To say Jerry was startled is an understatement. His mouth open and jaw dropped, he took off his baseball cap and slumped on the end of my bed.
“What the hell are you talking about?” He got up and reached over and gently took our daughter from me and kissed her little head pulling her against his heart. She settled into the crook of his neck still asleep even with my little outburst.
“The doctors came in this morning and gave me all the results from the tests or at least the ones they have so far. There is no answer. She can’t be fixed, Jer. She will always be this way and they said that she would die before she was three. How can they say that? There has to be something we can do.” I got up and was pacing now. I felt all the uncertainty and fear from this morning coursing through me.
“Start at the beginning and go slow.” Jerry told me. “And stop pacing, would you. You’re making me dizzy.”
So I sat back in the rocker and explained the mornings events. It took an hour to go through everything that they had said that morning. I showed him all the test results, all the charts and new med schedules. We went over everything with a fine toothcomb. I wrote down every question that came up, which were surprisingly few and far between.
During this time, Courtney woke up and we fed and changed here while we continued to talk. She loves music, so we turned on her little music bear and placed her in the crib so we could spread the paperwork out. Finally, there was another knock on the door and the discharge nurse came in. She had more papers in her hands.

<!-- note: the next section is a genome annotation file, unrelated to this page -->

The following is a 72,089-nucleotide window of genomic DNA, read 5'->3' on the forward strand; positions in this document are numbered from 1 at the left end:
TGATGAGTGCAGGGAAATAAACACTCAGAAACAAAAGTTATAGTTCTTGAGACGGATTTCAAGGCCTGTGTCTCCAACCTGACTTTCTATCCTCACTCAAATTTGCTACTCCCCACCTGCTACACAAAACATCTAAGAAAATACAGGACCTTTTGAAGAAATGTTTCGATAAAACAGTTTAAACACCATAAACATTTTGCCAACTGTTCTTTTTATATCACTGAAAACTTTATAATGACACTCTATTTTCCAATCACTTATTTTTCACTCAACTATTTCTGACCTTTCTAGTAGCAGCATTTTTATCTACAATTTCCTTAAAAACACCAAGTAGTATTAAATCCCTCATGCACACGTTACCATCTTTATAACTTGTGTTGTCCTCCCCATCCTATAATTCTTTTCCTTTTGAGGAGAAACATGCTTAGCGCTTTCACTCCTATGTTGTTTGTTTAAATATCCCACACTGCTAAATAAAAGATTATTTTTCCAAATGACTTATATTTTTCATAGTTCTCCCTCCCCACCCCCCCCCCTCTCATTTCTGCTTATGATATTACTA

“These are your discharge papers that need to be signed before you leave. There is also a balance to be paid that insurance didn't cover. You can see the billing people on the way out.” She handed it to Jerry.
He read down the columns and his face lost all color.
“This can’t be right..” His hands were shaking. The nurse instructed him to go downstairs and speak with the billing office if we had any questions. He told me to ask the nurse the questions we had come up with while he went to ask his questions down at billing. He hugged my and turned to go.
“What’s wrong?” I whispered. He smiled weakly and told me not to worry. Just ask the questions and he would be right back.
So I spent the next twenty minutes grilling the nurse with my questions, taking notes all the while. She left us to pack and I did that in record time. I started pacing again and finally Jerry came through the door looking quite defeated.
“What is it? Our insurance covers everything right?” I looked apprehensive.
“Our insurance,” Jerry replied tightly, “doesn't come close. I called NFCU and they agreed to a signature loan to cover the balance.”
“That can’t be right,” I was pacing again and wringing my hands. “The docs at Bethesda said everything would be covered if we came here.”
“Yes, well some of the procedures Courtney had were considered ‘experimental’ so the Navy won't cover them.” Jerry explained pensively.
“Oh, Jerry, how are we going to afford to take care of Courtney? This is only the beginning.” I said softly as I walked into his embrace.
After a moment of silence, he spoke the words of a promise that carries us to this day:
“We will love her with everything we have. We will not give up. Your Dad taught us that. Whatever it takes to give this child the best life she can have, it is what she deserves.” He said into my hair, “We are going to do whatever it takes to make this family survive, all of us, strong and safe. She is our daughter and we will not abandon her.”
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Copyright 2011 - Mary E. Lenaburg
Labels: Courtney's World, My Crazy Life, My Story